The Glaxo expansion in Dungarvan, where 50 new jobs will be created, is welcome news in the current economic climate. It makes a change from building site lay-offs and manufacturing redundancies. Minister Martin Cullen announced details of the expansion last week as he performed the opening ceremony with Glaxo Smithkline Chairman, Sir Christopher Gent.

GSK will grow its tablet production volumes up to 12 billion from 9 billion per annum. The Dungarvan plant makes Panadol, Coldrex and Solpadeine, all well-known over the counter drugs that are in high demand and are household names.

A total of 80 per cent of Panadol production worldwide is made in Dungarvan which is a great boast for the county town. The success of the Dungarvan tablet plant has led to this investment. Following a takeover, the company has another plant in Dungarvan, a dental care operation that makes tooth brushes, Polident, Poligrip and Corega.

Pharmaceuticals production is an industrial sector where Ireland has great success.

Here in Waterford and the south east we have many major firms operating, such as Teva, formerly IVAX, Genzyme, the Biotechnology firm in the city are expanding also and not far away in Clonmel there is Guidant and Abbott and Merck Sharpe and Dohme on the Carrick side.

Rising costs in Ireland are affecting some sectors of manufacturing, but in the pharma sector, labour cost is a much smaller element of the cost of the product.

Quality control and hygiene are critical so that high international standards are achieved and we in Ireland and the south east seem to be able to meet those conditions.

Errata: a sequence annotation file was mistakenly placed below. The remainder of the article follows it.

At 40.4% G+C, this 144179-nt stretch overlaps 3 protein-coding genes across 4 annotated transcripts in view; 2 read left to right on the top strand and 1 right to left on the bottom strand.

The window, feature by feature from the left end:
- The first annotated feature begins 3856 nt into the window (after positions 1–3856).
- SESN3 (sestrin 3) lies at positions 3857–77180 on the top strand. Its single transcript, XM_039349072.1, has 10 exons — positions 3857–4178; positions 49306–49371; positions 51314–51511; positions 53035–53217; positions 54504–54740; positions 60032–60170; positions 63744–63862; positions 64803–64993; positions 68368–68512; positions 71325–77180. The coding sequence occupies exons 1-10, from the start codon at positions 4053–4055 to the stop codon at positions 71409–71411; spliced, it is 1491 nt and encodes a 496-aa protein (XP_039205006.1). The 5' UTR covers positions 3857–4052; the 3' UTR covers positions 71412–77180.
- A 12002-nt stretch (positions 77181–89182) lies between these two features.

UK tax changes are also leading to some companies reviewing their location. A rival pharma firm to Glaxo in the UK called Shire is thinking of making Ireland its HQ for tax reasons.

Could Glaxo SmithKline do likewise, this was hinted in a UK Sunday newspaper report last week.

Shire are moving to Dublin for their headquarters, where it is expected they will benefit by saving tax under the Irish tax laws compared to the UK.

This may not please the Labour Government in the UK under Gordon Brown and Brian Cowen could lose an ally in the tax battle in Europe with France and Germany anxious also about Irish tax breaks and jobs moving away from their countries.

The issue was raised last week by Mr. Barosso, The European Parliament President, who said Ireland had little to fear and should vote yes for Lisbon.

Could that possibly change? In the meantime, other UK firms could follow the Shire Example.

If Glaxo were to move its head office to Dublin, as suggested over the weekend and given their strong manufacturing facility in Dungarvan, could they be persuaded to have some of their back office activities in Dungarvan or Waterford?

The IDA Business and Technology Park has much space to accommodate leading edge firms like Glaxo Smithkline.

Dungarvan does back office work for Glanbia and this works successfully so the precedent is there.

Some more marketing of the area’s potential to major corporate entities like

these big pharmaceutical to try and bring over more of their work is required. There have been complaints that there have not been enough site visits from the IDA with prospective investors to Waterford.

Glaxo are in Ireland since 1975, where they established a factory on the edge of Cork city, where 500 now work. Due to the success of the company’s products in Ireland over 240 work in sales and marketing division in Dublin.